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Justice Minister Mayumi Moriyama said Friday it is difficult to agree to Washington’s request for a U.S. government official to be present during police interrogations of U.S. military personnel accused of crimes in Japan.

Moriyama told a news conference the Justice Ministry takes the position that Japan has no obligation under the Japan-U.S. Status of Forces Agreement to allow a U.S. official to be present at such interrogations.

Moriyama made the remarks in connection with ongoing negotiations between Japanese and U.S. officials over a re-evaluation of criminal procedures for U.S. military personnel.

Moriyama said a U.S. official’s presence during police interrogations may be a problem from the viewpoint that Japan and the United States should respect each other’s positions and deal with each other on an equal footing.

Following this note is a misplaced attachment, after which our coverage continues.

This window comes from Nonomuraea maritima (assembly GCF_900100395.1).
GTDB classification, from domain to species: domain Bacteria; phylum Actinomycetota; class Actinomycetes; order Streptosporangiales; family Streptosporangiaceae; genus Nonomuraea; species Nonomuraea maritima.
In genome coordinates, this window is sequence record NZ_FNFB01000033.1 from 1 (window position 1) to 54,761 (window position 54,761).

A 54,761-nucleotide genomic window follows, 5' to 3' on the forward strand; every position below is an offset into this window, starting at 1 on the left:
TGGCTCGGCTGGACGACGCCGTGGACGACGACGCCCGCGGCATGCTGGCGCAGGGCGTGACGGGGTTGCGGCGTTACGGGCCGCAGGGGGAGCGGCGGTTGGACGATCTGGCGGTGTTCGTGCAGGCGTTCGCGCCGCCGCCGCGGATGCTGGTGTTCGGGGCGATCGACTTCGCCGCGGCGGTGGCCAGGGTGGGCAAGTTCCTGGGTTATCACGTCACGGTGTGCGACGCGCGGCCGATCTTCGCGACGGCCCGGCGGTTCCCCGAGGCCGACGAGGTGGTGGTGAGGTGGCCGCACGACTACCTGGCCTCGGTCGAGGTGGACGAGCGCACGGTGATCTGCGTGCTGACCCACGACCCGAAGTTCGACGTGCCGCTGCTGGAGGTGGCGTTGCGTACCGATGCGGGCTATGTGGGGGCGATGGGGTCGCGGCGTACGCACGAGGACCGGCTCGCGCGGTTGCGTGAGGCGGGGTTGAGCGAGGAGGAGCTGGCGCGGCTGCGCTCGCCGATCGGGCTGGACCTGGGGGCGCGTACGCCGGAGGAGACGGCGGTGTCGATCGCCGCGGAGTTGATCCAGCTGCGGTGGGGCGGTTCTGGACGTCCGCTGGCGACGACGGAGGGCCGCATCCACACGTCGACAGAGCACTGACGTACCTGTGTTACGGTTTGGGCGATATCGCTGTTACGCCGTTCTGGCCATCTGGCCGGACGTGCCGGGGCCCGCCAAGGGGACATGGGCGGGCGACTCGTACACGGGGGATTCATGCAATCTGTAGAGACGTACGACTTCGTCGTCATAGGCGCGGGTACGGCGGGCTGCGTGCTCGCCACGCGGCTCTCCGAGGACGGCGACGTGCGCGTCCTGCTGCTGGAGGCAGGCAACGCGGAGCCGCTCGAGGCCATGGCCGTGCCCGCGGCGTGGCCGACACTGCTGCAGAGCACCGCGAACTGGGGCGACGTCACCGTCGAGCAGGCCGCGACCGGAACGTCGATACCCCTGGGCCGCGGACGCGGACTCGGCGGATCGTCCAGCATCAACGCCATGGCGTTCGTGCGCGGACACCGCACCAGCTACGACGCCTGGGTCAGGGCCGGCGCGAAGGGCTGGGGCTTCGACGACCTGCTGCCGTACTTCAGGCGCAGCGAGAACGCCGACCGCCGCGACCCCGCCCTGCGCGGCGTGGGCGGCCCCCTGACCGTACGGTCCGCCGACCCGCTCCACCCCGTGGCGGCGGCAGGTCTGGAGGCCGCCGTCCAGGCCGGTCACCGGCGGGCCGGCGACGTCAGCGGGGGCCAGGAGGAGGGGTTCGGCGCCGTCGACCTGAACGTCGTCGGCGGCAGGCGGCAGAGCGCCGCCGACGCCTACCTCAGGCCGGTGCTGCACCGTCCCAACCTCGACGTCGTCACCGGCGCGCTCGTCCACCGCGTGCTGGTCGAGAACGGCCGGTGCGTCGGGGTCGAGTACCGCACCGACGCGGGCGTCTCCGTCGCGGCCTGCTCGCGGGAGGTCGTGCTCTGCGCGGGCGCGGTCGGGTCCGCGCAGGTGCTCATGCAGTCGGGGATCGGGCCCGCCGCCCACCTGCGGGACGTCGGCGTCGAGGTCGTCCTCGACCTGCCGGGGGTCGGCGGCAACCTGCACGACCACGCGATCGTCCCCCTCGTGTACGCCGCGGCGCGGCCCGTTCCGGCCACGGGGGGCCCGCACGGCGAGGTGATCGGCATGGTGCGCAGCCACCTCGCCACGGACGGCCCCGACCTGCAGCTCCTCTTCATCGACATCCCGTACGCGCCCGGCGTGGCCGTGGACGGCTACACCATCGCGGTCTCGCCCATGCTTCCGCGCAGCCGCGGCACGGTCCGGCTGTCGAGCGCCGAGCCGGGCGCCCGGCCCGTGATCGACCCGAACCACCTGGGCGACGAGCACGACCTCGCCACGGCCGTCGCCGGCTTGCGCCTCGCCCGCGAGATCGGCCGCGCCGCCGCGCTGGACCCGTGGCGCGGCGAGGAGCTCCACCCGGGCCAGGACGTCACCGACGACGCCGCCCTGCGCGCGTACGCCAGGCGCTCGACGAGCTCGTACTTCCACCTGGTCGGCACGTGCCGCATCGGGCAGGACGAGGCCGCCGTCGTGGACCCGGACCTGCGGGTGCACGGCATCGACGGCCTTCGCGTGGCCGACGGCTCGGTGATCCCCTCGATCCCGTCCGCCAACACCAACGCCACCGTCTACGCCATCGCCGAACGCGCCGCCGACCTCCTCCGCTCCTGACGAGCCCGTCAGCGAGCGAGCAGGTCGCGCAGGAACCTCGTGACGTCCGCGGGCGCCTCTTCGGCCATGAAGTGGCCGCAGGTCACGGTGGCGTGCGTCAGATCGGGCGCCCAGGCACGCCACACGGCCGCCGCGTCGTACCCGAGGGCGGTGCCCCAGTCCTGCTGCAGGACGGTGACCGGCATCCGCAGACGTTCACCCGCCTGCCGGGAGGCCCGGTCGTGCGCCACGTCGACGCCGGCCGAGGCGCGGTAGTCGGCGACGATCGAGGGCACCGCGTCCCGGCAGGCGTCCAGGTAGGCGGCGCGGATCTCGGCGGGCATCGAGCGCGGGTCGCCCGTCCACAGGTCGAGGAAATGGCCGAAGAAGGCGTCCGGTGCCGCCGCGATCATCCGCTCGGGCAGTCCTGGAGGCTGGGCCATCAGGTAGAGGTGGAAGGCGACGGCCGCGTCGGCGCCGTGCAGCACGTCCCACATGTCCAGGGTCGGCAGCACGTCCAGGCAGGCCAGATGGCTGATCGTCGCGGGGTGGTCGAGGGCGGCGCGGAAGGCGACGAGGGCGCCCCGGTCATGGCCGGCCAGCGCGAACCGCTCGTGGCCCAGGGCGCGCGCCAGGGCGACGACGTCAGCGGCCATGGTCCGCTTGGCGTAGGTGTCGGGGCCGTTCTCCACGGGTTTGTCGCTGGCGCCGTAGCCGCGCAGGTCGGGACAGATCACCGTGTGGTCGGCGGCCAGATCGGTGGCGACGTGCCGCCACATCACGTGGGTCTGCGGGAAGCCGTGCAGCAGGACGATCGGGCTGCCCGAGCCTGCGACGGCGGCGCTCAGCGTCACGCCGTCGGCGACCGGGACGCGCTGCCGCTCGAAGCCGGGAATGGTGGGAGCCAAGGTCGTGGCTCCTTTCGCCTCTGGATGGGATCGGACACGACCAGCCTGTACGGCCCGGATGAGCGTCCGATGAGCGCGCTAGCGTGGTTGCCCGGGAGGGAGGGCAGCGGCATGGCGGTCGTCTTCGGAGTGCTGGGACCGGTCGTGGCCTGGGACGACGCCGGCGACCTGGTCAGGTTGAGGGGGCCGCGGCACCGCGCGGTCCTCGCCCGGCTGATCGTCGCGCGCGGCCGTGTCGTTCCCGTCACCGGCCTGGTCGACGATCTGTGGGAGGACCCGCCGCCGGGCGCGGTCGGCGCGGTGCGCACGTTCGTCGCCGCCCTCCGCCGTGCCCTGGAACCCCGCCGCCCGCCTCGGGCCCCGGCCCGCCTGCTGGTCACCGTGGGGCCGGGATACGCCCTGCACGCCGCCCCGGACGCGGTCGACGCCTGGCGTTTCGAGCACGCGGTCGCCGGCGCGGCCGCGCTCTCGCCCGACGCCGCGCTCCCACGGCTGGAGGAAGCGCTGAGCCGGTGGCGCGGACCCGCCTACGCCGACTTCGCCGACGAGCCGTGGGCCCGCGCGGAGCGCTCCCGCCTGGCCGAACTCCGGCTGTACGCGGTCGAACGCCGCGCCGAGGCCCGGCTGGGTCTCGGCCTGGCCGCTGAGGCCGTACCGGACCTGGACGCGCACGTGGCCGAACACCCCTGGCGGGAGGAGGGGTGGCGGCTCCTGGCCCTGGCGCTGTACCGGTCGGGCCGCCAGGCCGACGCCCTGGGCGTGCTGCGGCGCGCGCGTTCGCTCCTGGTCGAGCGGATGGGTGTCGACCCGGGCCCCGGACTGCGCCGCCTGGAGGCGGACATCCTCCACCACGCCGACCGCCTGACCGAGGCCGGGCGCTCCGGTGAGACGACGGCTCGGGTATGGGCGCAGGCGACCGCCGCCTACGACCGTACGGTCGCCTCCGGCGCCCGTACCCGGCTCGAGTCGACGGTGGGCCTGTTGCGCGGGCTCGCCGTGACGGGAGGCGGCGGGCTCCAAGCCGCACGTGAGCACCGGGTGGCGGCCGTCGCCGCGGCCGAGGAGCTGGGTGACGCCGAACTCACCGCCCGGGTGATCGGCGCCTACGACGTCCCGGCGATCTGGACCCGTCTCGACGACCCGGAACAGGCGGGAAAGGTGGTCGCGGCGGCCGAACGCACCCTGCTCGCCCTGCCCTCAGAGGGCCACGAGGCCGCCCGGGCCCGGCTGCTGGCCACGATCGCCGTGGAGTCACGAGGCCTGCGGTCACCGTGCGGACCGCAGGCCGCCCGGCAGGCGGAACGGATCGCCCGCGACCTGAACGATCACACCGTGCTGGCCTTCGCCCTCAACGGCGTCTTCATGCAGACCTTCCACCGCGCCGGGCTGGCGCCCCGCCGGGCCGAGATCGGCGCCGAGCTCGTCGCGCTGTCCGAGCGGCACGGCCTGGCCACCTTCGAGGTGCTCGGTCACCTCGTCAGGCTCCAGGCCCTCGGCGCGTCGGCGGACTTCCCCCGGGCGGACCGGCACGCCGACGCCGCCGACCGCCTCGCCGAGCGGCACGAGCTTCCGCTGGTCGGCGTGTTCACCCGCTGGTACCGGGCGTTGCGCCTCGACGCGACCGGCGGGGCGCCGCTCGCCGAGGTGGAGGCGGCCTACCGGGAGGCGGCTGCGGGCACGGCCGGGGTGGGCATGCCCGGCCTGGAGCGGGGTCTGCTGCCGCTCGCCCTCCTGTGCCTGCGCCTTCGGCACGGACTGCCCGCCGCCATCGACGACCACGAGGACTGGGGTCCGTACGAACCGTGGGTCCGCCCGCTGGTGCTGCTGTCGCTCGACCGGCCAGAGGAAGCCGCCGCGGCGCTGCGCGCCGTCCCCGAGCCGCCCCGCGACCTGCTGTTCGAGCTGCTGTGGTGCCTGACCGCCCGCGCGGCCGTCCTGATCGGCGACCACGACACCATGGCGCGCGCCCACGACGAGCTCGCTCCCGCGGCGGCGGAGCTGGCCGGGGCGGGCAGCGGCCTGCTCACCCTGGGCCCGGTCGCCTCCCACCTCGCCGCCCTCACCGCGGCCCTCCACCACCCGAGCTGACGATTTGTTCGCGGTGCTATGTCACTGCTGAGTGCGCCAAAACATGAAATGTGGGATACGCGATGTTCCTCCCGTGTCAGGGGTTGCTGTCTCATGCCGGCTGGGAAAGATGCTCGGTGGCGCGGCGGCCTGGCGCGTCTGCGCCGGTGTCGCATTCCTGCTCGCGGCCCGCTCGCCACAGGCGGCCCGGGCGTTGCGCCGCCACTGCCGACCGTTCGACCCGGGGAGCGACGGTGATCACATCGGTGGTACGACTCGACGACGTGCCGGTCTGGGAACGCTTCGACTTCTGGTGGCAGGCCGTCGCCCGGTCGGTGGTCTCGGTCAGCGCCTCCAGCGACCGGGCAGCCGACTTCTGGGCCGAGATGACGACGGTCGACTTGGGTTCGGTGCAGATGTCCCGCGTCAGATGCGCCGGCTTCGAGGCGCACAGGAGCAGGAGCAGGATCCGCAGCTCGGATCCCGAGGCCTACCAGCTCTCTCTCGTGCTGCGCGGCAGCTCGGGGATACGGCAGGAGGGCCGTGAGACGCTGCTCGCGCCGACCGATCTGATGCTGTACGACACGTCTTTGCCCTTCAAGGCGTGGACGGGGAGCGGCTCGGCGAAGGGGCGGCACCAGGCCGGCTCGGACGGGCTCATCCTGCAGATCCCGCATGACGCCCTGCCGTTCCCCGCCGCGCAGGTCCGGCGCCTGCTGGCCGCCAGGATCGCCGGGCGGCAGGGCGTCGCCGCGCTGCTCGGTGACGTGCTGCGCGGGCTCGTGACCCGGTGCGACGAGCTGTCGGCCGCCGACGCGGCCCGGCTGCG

In the negotiations in Tokyo, the U.S. is believed to have called for improving the rights of accused U.S. military personnel.

The talks come after a U.S. Marine was arrested for allegedly raping a woman in May in Okinawa.

SOFA governs the management and operation of U.S. forces in Japan. The U.S. military has no obligation under the accord to hand over to Japanese authorities service members suspected of crimes committed in Japan until they are indicted.

But after three U.S. servicemen was convicted of gang-raping an Okinawa girl in 1995, the U.S. military agreed to give “sympathetic consideration” to the handover of suspects, before charges are filed, in serious crimes such as murder and rape.